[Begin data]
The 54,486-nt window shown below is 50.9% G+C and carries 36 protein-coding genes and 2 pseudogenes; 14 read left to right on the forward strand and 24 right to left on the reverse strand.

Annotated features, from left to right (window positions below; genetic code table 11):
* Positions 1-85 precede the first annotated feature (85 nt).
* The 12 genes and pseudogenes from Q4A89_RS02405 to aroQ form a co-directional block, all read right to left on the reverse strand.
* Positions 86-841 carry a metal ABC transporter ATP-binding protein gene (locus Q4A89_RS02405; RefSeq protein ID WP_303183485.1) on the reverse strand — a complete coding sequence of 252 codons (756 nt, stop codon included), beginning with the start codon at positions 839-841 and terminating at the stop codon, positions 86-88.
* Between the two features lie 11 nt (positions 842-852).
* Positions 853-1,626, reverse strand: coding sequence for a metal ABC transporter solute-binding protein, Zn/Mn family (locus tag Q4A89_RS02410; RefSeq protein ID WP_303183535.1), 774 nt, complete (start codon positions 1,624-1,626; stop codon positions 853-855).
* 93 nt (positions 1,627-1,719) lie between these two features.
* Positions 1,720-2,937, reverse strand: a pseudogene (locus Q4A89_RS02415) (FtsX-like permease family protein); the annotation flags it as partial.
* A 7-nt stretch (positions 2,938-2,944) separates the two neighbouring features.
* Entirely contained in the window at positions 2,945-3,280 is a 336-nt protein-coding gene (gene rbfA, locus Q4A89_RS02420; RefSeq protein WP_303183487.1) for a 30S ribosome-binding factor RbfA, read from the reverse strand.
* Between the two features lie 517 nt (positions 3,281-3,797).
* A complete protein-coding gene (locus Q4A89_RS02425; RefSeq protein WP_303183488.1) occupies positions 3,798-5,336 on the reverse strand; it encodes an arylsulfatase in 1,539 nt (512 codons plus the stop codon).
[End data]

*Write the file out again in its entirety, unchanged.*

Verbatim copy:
The 54,486-nt window shown below is 50.9% G+C and carries 36 protein-coding genes and 2 pseudogenes; 14 read left to right on the forward strand and 24 right to left on the reverse strand.

Annotated features, from left to right (window positions below; genetic code table 11):
* Positions 1-85 precede the first annotated feature (85 nt).
* The 12 genes and pseudogenes from Q4A89_RS02405 to aroQ form a co-directional block, all read right to left on the reverse strand.
* Positions 86-841 carry a metal ABC transporter ATP-binding protein gene (locus Q4A89_RS02405; RefSeq protein ID WP_303183485.1) on the reverse strand — a complete coding sequence of 252 codons (756 nt, stop codon included), beginning with the start codon at positions 839-841 and terminating at the stop codon, positions 86-88.
* Between the two features lie 11 nt (positions 842-852).
* Positions 853-1,626, reverse strand: coding sequence for a metal ABC transporter solute-binding protein, Zn/Mn family (locus tag Q4A89_RS02410; RefSeq protein ID WP_303183535.1), 774 nt, complete (start codon positions 1,624-1,626; stop codon positions 853-855).
* 93 nt (positions 1,627-1,719) lie between these two features.
* Positions 1,720-2,937, reverse strand: a pseudogene (locus Q4A89_RS02415) (FtsX-like permease family protein); the annotation flags it as partial.
* A 7-nt stretch (positions 2,938-2,944) separates the two neighbouring features.
* Entirely contained in the window at positions 2,945-3,280 is a 336-nt protein-coding gene (gene rbfA, locus Q4A89_RS02420; RefSeq protein WP_303183487.1) for a 30S ribosome-binding factor RbfA, read from the reverse strand.
* Between the two features lie 517 nt (positions 3,281-3,797).
* A complete protein-coding gene (locus Q4A89_RS02425; RefSeq protein WP_303183488.1) occupies positions 3,798-5,336 on the reverse strand; it encodes an arylsulfatase in 1,539 nt (512 codons plus the stop codon).